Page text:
3 Ways to Quieten Your Mind
For many of us, overthinking and worrying is our constant companion. We overthink everything. We worry about how we’re going to pay the bills each month. We go over everything that happened during the day as soon as our head hits the pillow. We worry about deadlines we have to meet. We worry about how much sleep we’re getting. We worry about whether we’re doing or achieving enough. We analyse that conversation we had at work or with our partner, and whether that decision we just made was the right one or not.
We overthink and overanalyse so much that we suddenly find ourselves in a whirlpool of thoughts, plunging deep into dark and murky waters where our head feels like it could explode. And this of course causes us to worry even more. We check the clock and realise that we’ve been lying in bed thinking for well over 3 hours, making us even more anxious. Why can’t we just switch off our brains as easily as we can switch them on?
Essentially, most of the stuff we overthink and worry about is never really as bad as we had predicted it would be. That awkward conversation we ran through in our minds for hours only lasted 5 minutes in reality. That huge looming task that kept us awake for hours at night only really needed a bit of thought and a quick plan to make it more manageable. Those bills that kept rearing their ugly heads in the back of our minds only really needed acknowledging and a bit of financial organisation.
Yes, worrying and overthinking = exhausting. Plus, it prevents us from being in the here and now and instead keeps us in an unhealthy fixation with the past or the future. It’s crazy, just how much time we can waste if we let our minds run wild. Let’s face it, life is way too precious to spend most of it inside out heads creating problems for ourselves.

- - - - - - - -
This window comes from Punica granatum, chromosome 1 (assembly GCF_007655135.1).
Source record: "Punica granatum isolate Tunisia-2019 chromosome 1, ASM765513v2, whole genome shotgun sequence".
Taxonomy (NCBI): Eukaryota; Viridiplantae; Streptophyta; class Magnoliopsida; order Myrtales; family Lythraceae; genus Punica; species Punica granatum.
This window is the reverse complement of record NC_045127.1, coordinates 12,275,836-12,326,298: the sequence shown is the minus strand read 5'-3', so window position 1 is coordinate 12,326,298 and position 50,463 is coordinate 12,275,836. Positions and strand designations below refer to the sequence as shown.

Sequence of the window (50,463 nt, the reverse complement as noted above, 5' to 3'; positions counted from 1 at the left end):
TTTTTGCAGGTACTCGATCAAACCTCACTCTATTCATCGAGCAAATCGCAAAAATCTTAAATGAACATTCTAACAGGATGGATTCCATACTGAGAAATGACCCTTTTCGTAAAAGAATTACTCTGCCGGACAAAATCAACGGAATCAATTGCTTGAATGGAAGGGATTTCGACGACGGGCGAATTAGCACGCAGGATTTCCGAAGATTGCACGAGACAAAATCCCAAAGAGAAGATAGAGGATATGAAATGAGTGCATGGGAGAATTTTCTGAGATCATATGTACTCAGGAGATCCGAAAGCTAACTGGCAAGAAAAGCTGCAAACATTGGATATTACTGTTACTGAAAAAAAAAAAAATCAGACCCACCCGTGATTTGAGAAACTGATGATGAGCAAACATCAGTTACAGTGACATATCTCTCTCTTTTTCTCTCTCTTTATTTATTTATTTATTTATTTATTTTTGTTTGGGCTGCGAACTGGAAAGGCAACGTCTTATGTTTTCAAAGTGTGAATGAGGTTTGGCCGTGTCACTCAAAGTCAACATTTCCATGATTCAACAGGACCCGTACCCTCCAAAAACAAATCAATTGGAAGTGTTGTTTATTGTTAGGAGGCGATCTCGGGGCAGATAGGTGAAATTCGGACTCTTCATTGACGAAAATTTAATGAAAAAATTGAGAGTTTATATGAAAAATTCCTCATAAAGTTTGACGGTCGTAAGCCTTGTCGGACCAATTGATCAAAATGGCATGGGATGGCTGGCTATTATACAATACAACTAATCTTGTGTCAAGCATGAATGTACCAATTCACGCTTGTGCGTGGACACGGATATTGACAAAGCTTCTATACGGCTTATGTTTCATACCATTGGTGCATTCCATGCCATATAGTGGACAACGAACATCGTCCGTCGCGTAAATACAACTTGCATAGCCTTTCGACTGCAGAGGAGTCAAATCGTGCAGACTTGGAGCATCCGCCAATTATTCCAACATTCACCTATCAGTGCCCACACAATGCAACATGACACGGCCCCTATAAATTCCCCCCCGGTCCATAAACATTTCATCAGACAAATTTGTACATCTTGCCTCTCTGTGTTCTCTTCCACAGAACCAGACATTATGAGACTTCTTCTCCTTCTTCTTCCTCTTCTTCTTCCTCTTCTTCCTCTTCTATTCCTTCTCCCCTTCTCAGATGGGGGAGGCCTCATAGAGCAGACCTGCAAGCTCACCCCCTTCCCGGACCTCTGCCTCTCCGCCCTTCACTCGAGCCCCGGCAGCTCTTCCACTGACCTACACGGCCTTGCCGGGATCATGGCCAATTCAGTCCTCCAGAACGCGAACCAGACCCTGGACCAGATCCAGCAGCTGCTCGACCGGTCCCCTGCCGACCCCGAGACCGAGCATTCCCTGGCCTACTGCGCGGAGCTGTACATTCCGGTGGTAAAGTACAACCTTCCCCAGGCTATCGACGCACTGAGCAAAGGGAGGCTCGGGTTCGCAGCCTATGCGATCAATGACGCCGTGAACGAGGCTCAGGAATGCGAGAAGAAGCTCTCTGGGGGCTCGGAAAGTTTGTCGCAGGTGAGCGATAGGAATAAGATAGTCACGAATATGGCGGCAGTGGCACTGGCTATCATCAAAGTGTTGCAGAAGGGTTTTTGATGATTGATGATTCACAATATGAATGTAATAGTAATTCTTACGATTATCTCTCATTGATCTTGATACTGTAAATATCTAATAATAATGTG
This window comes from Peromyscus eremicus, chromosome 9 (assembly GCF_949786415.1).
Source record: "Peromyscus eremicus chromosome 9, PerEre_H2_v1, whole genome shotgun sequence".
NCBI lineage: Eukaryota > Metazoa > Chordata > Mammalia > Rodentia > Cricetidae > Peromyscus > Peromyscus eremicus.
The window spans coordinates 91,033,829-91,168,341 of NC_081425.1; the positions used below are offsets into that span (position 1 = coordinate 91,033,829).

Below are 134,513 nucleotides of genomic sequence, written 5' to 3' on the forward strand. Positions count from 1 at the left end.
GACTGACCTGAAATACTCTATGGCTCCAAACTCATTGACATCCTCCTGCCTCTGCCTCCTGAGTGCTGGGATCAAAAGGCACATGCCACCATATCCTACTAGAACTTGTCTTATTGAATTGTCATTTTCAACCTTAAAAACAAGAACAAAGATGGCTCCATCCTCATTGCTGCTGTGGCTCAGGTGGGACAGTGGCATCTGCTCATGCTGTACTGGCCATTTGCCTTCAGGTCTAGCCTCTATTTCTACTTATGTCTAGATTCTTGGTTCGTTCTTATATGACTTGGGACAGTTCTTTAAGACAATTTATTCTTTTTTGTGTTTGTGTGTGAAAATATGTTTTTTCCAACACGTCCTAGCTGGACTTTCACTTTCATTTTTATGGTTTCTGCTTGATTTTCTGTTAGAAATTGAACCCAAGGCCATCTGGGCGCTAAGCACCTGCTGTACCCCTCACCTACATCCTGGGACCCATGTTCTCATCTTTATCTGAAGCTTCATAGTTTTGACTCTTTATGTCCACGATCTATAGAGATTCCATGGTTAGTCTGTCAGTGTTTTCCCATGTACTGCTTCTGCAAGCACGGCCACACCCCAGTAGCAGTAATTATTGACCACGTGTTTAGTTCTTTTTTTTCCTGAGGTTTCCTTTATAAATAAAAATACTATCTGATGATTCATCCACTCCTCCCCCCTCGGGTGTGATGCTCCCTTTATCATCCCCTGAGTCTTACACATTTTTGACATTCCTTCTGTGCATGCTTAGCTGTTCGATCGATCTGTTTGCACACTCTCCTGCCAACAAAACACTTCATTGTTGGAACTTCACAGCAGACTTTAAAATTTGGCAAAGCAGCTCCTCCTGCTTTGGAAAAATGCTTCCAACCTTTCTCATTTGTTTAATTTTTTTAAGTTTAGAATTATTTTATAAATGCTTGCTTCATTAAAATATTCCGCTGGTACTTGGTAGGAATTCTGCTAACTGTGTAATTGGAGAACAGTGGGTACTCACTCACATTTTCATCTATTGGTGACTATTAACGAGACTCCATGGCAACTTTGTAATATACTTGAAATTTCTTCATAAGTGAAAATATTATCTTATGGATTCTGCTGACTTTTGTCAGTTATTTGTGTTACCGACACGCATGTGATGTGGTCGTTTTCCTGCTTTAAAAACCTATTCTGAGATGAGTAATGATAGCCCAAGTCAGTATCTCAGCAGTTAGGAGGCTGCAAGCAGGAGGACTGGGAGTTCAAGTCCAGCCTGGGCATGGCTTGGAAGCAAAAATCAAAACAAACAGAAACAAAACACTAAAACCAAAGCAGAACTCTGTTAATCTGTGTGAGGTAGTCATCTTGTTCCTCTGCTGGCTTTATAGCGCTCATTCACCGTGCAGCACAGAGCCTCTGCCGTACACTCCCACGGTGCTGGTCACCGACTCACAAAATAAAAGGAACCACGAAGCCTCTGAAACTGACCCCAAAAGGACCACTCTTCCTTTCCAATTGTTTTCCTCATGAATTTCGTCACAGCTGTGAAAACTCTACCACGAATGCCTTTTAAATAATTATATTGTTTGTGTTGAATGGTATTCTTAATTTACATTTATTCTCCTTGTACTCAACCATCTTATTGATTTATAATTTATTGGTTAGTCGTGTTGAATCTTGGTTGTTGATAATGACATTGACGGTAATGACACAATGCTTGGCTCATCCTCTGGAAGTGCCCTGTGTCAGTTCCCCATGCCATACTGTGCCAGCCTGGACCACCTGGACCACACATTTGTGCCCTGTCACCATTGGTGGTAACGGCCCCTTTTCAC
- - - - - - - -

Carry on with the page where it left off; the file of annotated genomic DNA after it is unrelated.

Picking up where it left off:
So how do we fix this? How do we become masters of our minds, rather than its slave? Here are some methods that have personally helped me.
List it Down: One way to help quieten the mind is to write down what you’re worried about. The very act of jotting down what’s troubling you helps to clear the thoughts from our minds, and on paper they can also seem much less daunting when they’re actually spelled out. Writing or journaling also forces us to take action, rather than feeling paralysed by worry, so it helps us to get round to tasks we might be putting off or burying our head in the sand about.
Switch Things Up: Sometimes, just getting out for some exercise can be enough to completely change our mind set and curb the overthinking. Exercise is a natural mood enhancer and is extremely distracting. Just having to concentrate on the activity forces your brain to focus on something else other than those repetitive thoughts. It also releases endorphins into our blood stream – so take yourself out for a jog around the park, a walk with a friend, a yoga class or a fun dance class. Whatever you fancy. Whenever my brain is tired from overthinking, I love to step on to my yoga mat or head to a class with my favourite teacher and just let everything go for an hour. I always come back feeling so refreshed, so much more present and my perspective has shifted and I’m able to see things more clearly. Another thing that helps is to meet up with a friend and just vent. Talk your worries out. Let them out into the open – whatever it takes to just get out of your own head. Plus, seeing friends always results in laughter, which is another positive mood booster, so grab your friends and do something spontaneous and fun.
Step Outside Your Mind: Just stepping outside of your mind can really help you to shift your perspective. Try sitting down somewhere comfortable, closing your eyes and focusing on your breathing in a simple meditation practice. See if you can become an observer of your mind, rather than a slave to it. I find that visualising myself stepping outside of my body and watching over myself and my thoughts really helps me to shift my perspective. Labelling helps too, so when you notice the thoughts or worries creeping back in, just say “thinking” in your head. The very act of giving it a label and acknowledging what you’re doing helps to stop the thought in its tracks. You can keep a notebook and pen nearby too, so that when an important thought comes in, you can jot it down. This way, you can start to pick and choose the thoughts you give attention to, separating the important ones from the ones that aren’t doing you any good. Deep breathing exercises can also improve our memory and help us to make better decisions where our emotions are a central part of evaluation. Neuroscientists have discovered that there are major changes in brain activity when you inhale, increasing our memory and its accuracy. So, that yoga stuff really does work wonders.
This post was brought to you by a girl very much in need of a long lie in and a silence retreat for her brain.